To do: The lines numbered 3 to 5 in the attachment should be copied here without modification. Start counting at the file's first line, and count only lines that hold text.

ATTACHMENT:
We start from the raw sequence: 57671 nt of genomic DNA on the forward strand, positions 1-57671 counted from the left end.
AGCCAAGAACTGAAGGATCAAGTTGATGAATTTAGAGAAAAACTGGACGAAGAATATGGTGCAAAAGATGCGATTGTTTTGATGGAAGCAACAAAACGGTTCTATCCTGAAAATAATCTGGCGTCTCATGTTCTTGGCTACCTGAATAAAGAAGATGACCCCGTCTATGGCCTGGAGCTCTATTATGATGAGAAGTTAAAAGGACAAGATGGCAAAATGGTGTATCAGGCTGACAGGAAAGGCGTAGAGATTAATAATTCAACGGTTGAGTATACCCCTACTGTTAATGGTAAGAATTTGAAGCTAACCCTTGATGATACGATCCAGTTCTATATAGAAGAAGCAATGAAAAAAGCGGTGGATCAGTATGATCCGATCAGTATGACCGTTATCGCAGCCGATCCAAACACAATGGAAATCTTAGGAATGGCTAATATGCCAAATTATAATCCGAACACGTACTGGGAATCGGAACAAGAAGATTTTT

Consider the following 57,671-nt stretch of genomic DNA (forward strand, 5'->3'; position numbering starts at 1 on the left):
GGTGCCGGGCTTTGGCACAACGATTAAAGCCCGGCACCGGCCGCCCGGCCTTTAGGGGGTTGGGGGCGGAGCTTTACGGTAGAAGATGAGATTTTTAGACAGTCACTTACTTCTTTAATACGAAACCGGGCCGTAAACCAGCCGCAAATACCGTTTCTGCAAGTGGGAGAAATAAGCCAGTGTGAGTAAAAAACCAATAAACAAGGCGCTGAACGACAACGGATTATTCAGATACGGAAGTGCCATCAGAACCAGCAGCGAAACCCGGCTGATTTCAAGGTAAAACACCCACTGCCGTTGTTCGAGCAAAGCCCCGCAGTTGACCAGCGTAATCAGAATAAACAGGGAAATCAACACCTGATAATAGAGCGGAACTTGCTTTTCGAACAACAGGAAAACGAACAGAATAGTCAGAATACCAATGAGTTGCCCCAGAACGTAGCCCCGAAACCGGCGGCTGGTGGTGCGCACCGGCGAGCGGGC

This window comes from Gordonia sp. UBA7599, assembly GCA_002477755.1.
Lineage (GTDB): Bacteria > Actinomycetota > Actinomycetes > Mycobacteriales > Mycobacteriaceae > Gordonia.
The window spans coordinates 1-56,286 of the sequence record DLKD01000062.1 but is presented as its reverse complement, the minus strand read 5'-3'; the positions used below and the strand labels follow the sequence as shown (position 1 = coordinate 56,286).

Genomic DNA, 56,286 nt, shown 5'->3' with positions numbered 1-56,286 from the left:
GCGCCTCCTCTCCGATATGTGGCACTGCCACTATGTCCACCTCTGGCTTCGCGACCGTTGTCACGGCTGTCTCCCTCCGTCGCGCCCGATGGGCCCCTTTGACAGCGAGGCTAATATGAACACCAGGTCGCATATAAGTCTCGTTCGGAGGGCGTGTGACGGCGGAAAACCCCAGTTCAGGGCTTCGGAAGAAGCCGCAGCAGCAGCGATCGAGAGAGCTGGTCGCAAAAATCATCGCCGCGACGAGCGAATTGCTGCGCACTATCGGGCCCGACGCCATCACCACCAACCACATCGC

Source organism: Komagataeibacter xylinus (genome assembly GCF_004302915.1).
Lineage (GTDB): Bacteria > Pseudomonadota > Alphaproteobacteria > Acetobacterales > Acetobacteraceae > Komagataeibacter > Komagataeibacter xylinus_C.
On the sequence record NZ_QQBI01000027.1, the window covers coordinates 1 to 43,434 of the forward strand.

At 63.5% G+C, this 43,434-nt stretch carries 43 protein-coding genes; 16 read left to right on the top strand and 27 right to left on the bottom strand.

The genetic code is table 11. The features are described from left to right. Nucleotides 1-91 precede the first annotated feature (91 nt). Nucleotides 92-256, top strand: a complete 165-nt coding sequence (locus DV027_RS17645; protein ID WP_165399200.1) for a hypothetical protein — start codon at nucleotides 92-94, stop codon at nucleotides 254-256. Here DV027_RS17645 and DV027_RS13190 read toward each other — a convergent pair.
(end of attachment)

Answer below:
Consider the following 57,671-nt stretch of genomic DNA (forward strand, 5'->3'; position numbering starts at 1 on the left):
GGTGCCGGGCTTTGGCACAACGATTAAAGCCCGGCACCGGCCGCCCGGCCTTTAGGGGGTTGGGGGCGGAGCTTTACGGTAGAAGATGAGATTTTTAGACAGTCACTTACTTCTTTAATACGAAACCGGGCCGTAAACCAGCCGCAAATACCGTTTCTGCAAGTGGGAGAAATAAGCCAGTGTGAGTAAAAAACCAATAAACAAGGCGCTGAACGACAACGGATTATTCAGATACGGAAGTGCCATCAGAACCAGCAGCGAAACCCGGCTGATTTCAAGGTAAAACACCCACTGCCGTTGTTCGAGCAAAGCCCCGCAGTTGACCAGCGTAATCAGAATAAACAGGGAAATCAACACCTGATAATAGAGCGGAACTTGCTTTTCGAACAACAGGAAAACGAACAGAATAGTCAGAATACCAATGAGTTGCCCCAGAACGTAGCCCCGAAACCGGCGGCTGGTGGTGCGCACCGGCGAGCGGGC

This window comes from Gordonia sp. UBA7599, assembly GCA_002477755.1.